If FMT is not suitable for most microbiome-based therapeutic developments, what are the potential alternatives? One of the approaches could be the refinement of microbiotic engineering by more targeted approaches, selecting a single bacterium, that is as powerful as FMT-based community replacement, with respect to a clinically desired effect. Indeed in the case of C.difficile infection, this may be possible with only one strain, the already mentioned Clostridium scindens, which effectively inhibited C.difficile via the production of secondary bile acids in a rodent model [89].

Further developments of this strategy include the biological engineering of biotic interventions through system biology approaches in bacteria to enhance their functionallity [90]. Additonally, targeted interventions with the microbial ecosystem could be achieved through bacteriophages, a prominent component of the intestinal microbiome, with the capacity to re-gut the microbial gene pool [91]. Indeed, several clinical trials employing bacteriophage strategies are underway and have so far proven safe in the first phases [92].

However, the establishment of such viral therapies would necessitate an improved understanding of ecological interactions between the bacterial and bacteriophage communities in the intestine [93] and proof of efficacy [94].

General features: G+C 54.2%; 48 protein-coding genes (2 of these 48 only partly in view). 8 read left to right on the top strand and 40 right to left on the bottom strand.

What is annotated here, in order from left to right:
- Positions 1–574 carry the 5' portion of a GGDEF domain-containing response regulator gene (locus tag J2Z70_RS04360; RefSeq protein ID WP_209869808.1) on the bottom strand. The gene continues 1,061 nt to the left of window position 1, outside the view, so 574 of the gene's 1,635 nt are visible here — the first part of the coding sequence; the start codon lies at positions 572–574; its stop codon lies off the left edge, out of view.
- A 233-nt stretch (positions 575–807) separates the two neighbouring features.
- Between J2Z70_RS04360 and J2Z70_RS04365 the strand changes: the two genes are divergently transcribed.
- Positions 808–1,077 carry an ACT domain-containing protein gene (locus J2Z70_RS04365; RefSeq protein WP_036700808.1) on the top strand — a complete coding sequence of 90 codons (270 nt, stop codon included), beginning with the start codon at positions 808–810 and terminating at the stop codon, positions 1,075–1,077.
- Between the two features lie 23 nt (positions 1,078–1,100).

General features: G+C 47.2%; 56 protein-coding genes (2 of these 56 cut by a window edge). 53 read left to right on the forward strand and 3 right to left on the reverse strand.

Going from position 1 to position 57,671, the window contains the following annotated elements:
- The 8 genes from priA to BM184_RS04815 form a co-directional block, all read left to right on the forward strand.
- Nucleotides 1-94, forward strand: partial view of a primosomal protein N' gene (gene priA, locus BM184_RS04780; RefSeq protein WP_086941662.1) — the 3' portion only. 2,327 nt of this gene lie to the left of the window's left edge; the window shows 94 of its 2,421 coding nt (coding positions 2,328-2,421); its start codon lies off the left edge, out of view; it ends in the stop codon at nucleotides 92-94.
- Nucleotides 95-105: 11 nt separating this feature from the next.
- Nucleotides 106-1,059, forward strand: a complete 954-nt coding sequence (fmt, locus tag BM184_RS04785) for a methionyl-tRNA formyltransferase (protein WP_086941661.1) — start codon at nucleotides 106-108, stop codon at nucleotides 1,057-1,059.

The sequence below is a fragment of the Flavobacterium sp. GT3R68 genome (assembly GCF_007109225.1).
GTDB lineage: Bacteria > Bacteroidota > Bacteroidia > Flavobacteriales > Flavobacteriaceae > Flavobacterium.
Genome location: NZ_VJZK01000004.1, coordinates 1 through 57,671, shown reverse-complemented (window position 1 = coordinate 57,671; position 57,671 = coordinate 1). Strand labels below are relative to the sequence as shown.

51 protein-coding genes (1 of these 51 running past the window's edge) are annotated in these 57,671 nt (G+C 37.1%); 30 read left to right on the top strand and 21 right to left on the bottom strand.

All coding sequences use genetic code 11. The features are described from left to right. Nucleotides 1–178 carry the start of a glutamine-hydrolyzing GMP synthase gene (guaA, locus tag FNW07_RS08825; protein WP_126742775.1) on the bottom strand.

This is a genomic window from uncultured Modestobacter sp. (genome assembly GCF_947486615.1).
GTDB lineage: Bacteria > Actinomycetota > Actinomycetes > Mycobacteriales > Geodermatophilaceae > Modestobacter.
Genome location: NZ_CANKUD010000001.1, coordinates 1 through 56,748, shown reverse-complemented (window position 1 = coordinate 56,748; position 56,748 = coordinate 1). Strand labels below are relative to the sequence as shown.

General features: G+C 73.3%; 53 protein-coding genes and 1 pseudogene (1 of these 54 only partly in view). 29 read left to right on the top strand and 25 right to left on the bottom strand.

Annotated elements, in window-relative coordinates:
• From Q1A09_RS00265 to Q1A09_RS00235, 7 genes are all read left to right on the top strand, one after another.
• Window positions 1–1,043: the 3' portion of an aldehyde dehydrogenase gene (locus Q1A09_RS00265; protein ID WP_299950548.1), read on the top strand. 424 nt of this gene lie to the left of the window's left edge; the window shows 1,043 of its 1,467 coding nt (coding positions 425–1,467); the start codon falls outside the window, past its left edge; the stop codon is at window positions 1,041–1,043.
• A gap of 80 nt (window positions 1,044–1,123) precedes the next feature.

As most modern drugs find their origin in endocrinology, a pharmacological approach could be based on future research in microbial endocrinology [95].


Microbial endocrinology shares the presence of neurochemicals that are exactly the same as in neurobiology of the host as well as in the microorganism. More clues to the existence of crosstalks between bacteria came from the discovery of the inter-kingdom, including the hormonal communication between microorganisms and their hosts. It appeared from this initial observation that bacteria perform quorum sensing. Endocrine effects of bacteria influence a variety of host responses, including behavior, metabolism and appetite and immune response. Butyrate may play a role in gastrointestinal hormone expression. Microbiota can also produce autoantibodies, increasing the expression of peptide hormones. New data on microbiota came from studies of gastric bypass surgery. Gut microbiota plays a role in modulating the immune response. Microbiome disruption may have a key role in sepsis and ARDS.

Our perception of the microbiome has changed rapidly the last decade, due to the metagenomic sequencing of the DNA and RNA repertoire present in the intestinal ecosystem and the re-emergence of gnotobiotic approaches. Fecal Microbiota Transplantations (FMTs) showed a cure rate up to 90% in recurrent antibiotic resistant Clostridium difficile infections. Results of FMTs for inflammatory bowel disease are less convincing. If FMT is not suitable for most microbiome-based therapeutic developments, refinement of microbiotic engineering by selecting a single bacterium could be a solution. Bacteriophage treatment is another possibility, but this needs an improved understanding of ecological interactions between bacterial and bacteriophage communities in the intestine. Also, bio-functionallity of bacteria can be enhanced.

As most modern drugs find their origin in endocrinology, a pharmacological approach could be based on future research in microbial endocrinology.